Children are grouped in classes based on the provision that they need, along with peers working on a similar curriculum.
Pupil progress will be at different rates with significant variations in individual achievement. All children will be able to follow a curriculum which enables them to achieve their maximum potential. The curriculum supports children to develop concepts, attitudes, skills and knowledge essential to them in their everyday lives, within a richness of experience, with breadth and balance.
As well as ensuring our children have engaging and relevant learning opportunities, time is given for physical management, nutrition, personal care, any medical requirements, independence skills and social time with peers. We know that it is vital that our children are engaged, regulated, physically health, pain free and happy in order to develop and secure new skills.
All of this is done in a P = Playful, L = Loving, A = Accepting, C = Curious and E = Empathic atmosphere for emotional learning.
The EYFS is based upon four principles:
- A Unique child – developing resilient, capable, confident and self-assured individuals.
- Positive relationships – supporting the children in becoming strong and independent.
- Enabling environments – where opportunities and experiences respond to the individual needs of the child by developing a strong partnership between practitioners, parents/carers and the child.
- Learning and developing – an acknowledgement that children learn in different ways and at different rates
Practitioners consider the individual needs, interests, and development of each child in their class, and use this information to plan a challenging and enjoyable experience for each child in all areas of learning and development. Practitioners ensure a strong foundation for children’s development in the three prime areas. The specific areas of learning provide children with a broad curriculum and with opportunities to strengthen and apply the prime areas of learning. This is particularly important in developing language and extending vocabulary.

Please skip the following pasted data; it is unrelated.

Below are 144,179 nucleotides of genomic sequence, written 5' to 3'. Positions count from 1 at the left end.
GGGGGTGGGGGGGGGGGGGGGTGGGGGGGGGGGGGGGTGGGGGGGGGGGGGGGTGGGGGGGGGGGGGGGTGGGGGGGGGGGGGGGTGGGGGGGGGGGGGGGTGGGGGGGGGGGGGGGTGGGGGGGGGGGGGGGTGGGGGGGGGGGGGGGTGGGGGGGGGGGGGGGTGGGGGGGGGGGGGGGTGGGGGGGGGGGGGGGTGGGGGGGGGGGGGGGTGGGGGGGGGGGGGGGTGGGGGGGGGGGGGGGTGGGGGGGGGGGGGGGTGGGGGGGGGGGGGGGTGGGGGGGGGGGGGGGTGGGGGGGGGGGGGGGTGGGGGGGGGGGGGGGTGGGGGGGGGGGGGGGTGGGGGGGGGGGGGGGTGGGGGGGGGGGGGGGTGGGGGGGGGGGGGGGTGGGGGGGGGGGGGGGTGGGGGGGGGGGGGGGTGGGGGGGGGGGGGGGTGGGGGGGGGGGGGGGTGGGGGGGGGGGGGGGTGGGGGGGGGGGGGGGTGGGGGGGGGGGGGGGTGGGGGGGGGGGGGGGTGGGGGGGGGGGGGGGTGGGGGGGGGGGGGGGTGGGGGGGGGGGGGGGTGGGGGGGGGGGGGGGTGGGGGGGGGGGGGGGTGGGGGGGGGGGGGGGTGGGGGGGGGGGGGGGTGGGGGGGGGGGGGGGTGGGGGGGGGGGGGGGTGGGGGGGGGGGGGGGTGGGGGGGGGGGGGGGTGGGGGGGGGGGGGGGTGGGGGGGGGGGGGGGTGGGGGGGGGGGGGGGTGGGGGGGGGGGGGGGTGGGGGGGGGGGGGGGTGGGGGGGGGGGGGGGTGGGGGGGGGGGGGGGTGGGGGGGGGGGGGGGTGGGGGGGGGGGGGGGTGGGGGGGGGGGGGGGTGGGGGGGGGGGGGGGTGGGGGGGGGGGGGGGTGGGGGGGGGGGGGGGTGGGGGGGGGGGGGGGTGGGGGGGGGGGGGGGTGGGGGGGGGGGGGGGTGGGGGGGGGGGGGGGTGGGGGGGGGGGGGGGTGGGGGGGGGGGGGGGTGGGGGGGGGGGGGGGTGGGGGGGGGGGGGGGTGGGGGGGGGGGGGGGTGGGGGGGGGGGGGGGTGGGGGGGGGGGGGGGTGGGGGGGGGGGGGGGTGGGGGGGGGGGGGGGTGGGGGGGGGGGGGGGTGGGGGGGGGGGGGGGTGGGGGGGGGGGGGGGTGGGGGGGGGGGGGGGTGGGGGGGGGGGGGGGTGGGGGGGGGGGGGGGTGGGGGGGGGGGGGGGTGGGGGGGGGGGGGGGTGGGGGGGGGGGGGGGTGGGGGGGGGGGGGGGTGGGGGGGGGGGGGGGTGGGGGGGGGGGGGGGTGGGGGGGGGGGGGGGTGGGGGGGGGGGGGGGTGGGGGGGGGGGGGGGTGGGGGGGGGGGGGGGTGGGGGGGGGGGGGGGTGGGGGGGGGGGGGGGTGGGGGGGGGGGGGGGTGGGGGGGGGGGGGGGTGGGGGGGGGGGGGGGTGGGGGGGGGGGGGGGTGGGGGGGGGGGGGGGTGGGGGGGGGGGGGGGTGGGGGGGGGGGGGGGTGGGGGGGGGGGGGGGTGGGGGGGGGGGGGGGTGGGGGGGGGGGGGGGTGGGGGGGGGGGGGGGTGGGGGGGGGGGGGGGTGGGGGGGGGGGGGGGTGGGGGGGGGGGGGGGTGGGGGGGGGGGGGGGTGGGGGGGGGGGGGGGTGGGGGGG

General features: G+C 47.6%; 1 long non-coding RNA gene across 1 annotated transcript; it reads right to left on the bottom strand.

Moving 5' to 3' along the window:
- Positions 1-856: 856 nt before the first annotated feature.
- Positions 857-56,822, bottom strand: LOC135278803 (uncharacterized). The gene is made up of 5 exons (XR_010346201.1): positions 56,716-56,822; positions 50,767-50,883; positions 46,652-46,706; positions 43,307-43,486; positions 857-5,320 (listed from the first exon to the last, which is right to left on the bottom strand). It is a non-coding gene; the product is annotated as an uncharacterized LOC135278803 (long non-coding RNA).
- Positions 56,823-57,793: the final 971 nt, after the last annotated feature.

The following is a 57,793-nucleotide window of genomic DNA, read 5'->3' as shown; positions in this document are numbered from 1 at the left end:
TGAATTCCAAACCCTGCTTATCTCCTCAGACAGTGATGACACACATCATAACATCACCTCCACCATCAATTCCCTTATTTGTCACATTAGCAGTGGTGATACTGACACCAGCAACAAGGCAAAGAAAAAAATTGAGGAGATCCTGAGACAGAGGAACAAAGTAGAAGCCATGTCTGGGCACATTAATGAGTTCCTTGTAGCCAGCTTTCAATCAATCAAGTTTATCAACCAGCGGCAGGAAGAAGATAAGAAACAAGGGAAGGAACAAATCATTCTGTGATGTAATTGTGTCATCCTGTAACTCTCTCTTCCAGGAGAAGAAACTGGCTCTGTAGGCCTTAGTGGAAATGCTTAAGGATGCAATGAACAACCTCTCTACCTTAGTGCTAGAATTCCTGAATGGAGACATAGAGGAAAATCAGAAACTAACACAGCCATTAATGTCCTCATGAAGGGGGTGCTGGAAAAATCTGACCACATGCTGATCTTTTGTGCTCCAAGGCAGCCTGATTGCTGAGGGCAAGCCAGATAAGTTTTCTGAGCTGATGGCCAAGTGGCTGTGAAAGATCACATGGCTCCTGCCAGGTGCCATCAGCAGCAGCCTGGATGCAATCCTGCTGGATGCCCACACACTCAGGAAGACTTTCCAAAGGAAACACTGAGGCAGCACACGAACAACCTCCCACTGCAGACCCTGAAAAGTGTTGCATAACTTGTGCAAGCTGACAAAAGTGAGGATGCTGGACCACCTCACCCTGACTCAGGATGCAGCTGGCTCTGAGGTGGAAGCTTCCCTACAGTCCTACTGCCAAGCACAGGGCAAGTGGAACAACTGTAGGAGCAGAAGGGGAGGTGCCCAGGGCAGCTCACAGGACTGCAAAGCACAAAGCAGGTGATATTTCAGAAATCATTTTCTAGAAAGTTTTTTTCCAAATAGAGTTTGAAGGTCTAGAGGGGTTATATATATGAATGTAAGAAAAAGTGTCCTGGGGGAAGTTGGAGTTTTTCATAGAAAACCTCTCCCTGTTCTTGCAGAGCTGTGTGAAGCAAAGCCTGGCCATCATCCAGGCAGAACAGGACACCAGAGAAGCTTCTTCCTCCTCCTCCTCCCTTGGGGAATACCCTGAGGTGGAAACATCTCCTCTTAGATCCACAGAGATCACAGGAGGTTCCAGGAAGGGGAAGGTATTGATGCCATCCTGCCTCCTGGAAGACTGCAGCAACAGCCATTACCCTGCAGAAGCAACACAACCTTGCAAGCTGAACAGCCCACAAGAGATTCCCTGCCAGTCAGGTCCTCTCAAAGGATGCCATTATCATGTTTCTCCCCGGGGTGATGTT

|Areas of learning and development||Birth to 5 matters aspects|
|Personal, social and emotional
|Sense of self|
|Moving and handling|
|Health and self-care|
|Communication and language
|Listening and attention|
|Understanding the world||People and communities|
|Expressive arts and design||Creating with materials|
|Being imaginative and expressive|
The Early Years Foundation Stage (EYFS) applies to children from birth to the end of the Reception year. In partnership with parents and carers, and a range of other professionals, we enable the children to begin the process of becoming active learners. In line with the rest of Hadrian school, we use a range of tools to help our EYFS children make progress, for example they will have access to an appropriate curriculum that includes:
- Development Matters/EYFS Framework
- Outdoor learning
- Rebound Therapy
- Music Therapy
- OT and Physiotherapy
- Body Awareness
- Jabadao (Developmental Movement)
- Communication Groups (literacy/numeracy/sensory)
- Literacy and Numeracy interventions including ‘letters and sounds’/Numicon
- Total communication approach (Makaton/objects of reference/picture symbols)
The EYFS curriculum will be flexible and will involve opportunities to develop children’s interests, enabling ‘child lead learning’ to take place. We will prioritise ‘learning to learn’ and the acquisition of life skills within the curriculum for our children.
Sensory and Therapeutic Curriculum
Explore and Discover Curriculum
Subject Specific Curriculum